Nov29

A Cure for the Uncommon Cold

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By Tom McKeag

When Arthur DeVries arrived at McMurdo Station in 1961, he was fresh from Stanford University where he had signed up for a 13-month stint to study the respiratory metabolism of the endemic Notothenioid fishes found in McMurdo Sound, Antarctica. Notothenioids are Antarctic icefish, a suborder of the order of Perciformes. This order is the most numerous order of vertebrates in the world and includes perch, cichlids, and sea bass. Five families of Notothenioid fish dominate the Southern Ocean, comprising over 90 percent of the fish biomass of the region. They are a key part of an entire ecosystem, but that ecosystem would not exist in its robust form if they had not evolved a way to beat the extreme cold of these polar waters. DeVries would eventually find out how.

McMurdo station is at the southern tip of Ross Island, the largest of three U.S. science installations in Antarctica. Established in 1958, McMurdo had all the fea-tures of any work camp on the edge of raw nature, with few embellishments be-yond generators, supply pallets and Quonset huts. The research community there existed in defiance of the climate, rather than because of it: recorded tem-perature extremes are as low as minus 50 degrees Celsius and average annual temperatures reside at minus 18 degrees Celsius.

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Apr14

101 Ways Nature Will Save the World

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On Monday, April 13th, the BiomimicryNYC network helped Terrapin Bright Green launch their most recent white paper, “Tapping into Nature: The Future of Energy, Innovation and Business“. The paper, sponsored by NYSERDA, features 101 nature-inspired innovations and where they are in the marketplace  —  from concept to prototype, development and market.

The launch was held at the beautiful Loft Space at Pier A Harbor House overlooking the Hudson River and with views that included our Lady of Liberty.

Over 100 guests including sustainability professionals, business executives, architects, engineers, students and designers joined the festivities, which was also attended by sustainability pioneer Amory Lovins.

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Jonce Walker of Terrapin Bright Green with Benita Hussain of Bloomberg Philanthropies and Jonathan Simkins of American Express.

 

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Jan27

Revealing Nature’s Life-Friendly Chemistry at GreenBiz 2015

Learning from Nature

We’re excited to share that Mark Dorfman, a Biomimicry Chemist with Biomimicry 3.8, and board member of the BiomimicryNYC network will be presenting during the upcoming GreenBiz Forum 2015 to be held Feb. 17-19 in Phoenix, Arizona. Learn more about his session, One Great Idea: Leapfrogging the Missteps of the First Industrial Revolution. Mark will explore how to apply nature’s principles to the world of modern manufacturing.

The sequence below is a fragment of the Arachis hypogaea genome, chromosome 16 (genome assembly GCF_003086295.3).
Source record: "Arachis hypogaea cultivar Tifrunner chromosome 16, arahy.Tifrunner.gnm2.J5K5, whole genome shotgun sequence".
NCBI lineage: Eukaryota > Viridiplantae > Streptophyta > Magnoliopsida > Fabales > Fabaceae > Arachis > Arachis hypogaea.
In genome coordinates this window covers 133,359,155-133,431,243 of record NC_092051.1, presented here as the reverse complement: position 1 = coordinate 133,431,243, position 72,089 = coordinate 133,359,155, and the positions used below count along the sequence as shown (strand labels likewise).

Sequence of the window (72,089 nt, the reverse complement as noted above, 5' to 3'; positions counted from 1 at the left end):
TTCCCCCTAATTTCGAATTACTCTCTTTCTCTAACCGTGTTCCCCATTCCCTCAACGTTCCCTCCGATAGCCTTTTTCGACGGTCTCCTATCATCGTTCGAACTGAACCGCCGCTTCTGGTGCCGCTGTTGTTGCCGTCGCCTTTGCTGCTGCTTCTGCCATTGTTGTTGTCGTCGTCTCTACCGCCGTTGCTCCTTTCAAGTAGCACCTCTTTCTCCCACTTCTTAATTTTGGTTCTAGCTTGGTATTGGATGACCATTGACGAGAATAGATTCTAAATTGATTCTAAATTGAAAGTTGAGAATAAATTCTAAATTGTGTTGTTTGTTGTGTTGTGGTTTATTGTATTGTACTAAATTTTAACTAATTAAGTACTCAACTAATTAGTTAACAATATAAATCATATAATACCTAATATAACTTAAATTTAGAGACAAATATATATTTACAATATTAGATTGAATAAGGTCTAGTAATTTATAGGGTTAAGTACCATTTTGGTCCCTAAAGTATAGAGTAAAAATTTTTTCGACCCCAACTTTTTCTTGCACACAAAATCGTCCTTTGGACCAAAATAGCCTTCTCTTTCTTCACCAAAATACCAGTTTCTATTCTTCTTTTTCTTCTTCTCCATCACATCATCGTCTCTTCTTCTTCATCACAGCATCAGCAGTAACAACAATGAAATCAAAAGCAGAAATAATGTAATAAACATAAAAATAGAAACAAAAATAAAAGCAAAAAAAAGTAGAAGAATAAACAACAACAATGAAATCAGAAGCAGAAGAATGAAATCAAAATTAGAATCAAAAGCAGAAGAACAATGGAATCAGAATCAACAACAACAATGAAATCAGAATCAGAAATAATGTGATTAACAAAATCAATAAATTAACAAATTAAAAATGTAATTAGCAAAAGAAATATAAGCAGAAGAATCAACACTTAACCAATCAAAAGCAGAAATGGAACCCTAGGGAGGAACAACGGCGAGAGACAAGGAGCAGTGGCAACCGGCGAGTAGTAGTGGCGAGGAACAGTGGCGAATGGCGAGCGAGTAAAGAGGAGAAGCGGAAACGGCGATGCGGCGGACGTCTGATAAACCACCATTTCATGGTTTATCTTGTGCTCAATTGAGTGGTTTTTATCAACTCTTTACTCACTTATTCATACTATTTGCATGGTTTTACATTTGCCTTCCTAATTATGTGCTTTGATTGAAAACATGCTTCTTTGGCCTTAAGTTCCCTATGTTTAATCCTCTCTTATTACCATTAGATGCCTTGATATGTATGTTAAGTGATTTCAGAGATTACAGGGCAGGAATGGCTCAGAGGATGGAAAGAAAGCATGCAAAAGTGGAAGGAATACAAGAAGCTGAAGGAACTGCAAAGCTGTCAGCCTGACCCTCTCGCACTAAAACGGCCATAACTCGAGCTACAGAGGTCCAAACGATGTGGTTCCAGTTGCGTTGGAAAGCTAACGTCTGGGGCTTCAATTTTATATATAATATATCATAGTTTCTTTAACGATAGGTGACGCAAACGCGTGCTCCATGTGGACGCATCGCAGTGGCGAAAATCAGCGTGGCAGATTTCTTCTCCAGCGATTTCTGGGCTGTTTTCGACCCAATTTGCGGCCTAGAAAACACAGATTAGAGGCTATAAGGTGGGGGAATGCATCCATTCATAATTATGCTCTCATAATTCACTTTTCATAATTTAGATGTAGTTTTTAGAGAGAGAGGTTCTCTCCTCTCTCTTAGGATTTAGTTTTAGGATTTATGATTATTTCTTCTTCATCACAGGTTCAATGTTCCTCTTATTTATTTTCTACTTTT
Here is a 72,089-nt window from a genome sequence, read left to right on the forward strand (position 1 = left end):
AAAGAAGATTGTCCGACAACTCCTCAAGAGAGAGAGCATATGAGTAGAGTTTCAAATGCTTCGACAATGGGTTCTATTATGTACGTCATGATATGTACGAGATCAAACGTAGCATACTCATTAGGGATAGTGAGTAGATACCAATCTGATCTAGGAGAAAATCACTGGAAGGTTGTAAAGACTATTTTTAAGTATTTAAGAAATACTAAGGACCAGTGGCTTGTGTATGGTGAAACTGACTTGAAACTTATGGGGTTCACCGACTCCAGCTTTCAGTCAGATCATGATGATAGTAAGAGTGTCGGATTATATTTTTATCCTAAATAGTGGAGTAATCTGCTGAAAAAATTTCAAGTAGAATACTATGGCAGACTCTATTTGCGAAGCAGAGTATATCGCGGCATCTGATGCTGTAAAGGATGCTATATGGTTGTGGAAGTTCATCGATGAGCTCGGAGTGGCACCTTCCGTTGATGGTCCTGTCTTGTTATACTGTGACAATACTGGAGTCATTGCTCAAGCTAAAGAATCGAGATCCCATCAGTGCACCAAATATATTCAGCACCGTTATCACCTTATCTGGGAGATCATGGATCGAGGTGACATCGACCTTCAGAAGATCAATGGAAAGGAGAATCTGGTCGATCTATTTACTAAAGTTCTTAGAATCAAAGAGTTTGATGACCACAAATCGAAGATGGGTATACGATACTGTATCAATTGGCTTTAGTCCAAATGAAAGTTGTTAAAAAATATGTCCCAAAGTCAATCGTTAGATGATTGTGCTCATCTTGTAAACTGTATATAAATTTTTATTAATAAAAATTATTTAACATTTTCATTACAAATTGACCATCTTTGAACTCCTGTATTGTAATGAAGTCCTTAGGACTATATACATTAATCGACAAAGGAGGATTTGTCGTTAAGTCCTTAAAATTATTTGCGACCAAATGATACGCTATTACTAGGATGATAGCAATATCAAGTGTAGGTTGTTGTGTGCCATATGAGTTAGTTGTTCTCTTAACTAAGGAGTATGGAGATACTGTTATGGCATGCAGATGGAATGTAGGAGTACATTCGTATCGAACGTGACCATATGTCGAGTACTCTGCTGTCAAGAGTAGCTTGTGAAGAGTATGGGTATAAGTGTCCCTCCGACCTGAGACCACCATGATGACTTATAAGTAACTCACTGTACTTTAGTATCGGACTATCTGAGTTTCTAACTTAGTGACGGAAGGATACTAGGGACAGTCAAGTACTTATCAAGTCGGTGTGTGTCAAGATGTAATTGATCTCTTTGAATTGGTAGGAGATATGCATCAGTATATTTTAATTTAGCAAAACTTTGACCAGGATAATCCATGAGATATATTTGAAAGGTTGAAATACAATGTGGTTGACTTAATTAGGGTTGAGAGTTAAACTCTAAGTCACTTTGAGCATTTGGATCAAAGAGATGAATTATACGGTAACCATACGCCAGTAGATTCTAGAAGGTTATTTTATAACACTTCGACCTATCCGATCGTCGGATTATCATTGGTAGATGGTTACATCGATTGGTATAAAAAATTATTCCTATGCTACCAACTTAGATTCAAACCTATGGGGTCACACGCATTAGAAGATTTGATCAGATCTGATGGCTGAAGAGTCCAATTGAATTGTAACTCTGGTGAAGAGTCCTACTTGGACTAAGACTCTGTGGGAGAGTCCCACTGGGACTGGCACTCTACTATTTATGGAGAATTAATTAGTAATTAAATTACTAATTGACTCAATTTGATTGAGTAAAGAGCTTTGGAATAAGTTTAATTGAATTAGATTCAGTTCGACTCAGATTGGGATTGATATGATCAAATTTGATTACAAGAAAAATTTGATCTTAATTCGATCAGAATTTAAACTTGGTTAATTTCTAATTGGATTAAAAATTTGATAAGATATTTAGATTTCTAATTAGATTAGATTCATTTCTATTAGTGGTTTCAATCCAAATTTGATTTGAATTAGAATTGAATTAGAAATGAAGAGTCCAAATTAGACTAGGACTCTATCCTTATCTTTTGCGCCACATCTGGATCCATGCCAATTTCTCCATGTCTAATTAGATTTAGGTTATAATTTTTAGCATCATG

Spider web: nature's green chemistry and patterns

“Biomimicry reveals the principles and patterns behind nature’s materials to inspire breakthrough products and processes,” Mr. Dorfman has explained in previous lectures.

“There is a misconception that chemicals are man-made entities that contaminate an otherwise chemical-free natural world. The truth is, nature is alive with chemistry. For example, scent is a language written in chemical sentences, punctuated with electrical impulses, and spoken with simple meaning or complex communication.”

There is so  much we can learn from nature-made materials, patterns and structures. For example, nature’s materials are hierarchically ordered chemical ecosystems of:
• Proteins
• Sugars
• Minerals

And with these parameters, our natural world creates materials that are high performing, multifunctional, beautiful and sustainable. An elegant and regenerative design brief for future products.

Nature is alive with chemistry

We look forward to hearing Mark speak and hope you will join the conversation in Arizona!

Also, feel free to use the Biomimicry Institute’s partner code for 10% off registration: GBF15BIOM

 

Photos courtesy of Shutterstock.com

 

Jun10

Register: Global Biomimicry Conference

Global Biomimicry Summit 2013

A global conversation on how biomimicry will shape innovation and education in the years to come.

Biomimicry thought leaders will give morning plenary presentations on the future of biomimicry in community resilience, materials and manufacturing, and economic development.

Day 1: Resilient cities with leading architecture firm, HOK
Day 2: 3D printing, informed by nature: with MIT and Warner Babcock Institute
Day 3: Companies changing the landscape of environmental debt

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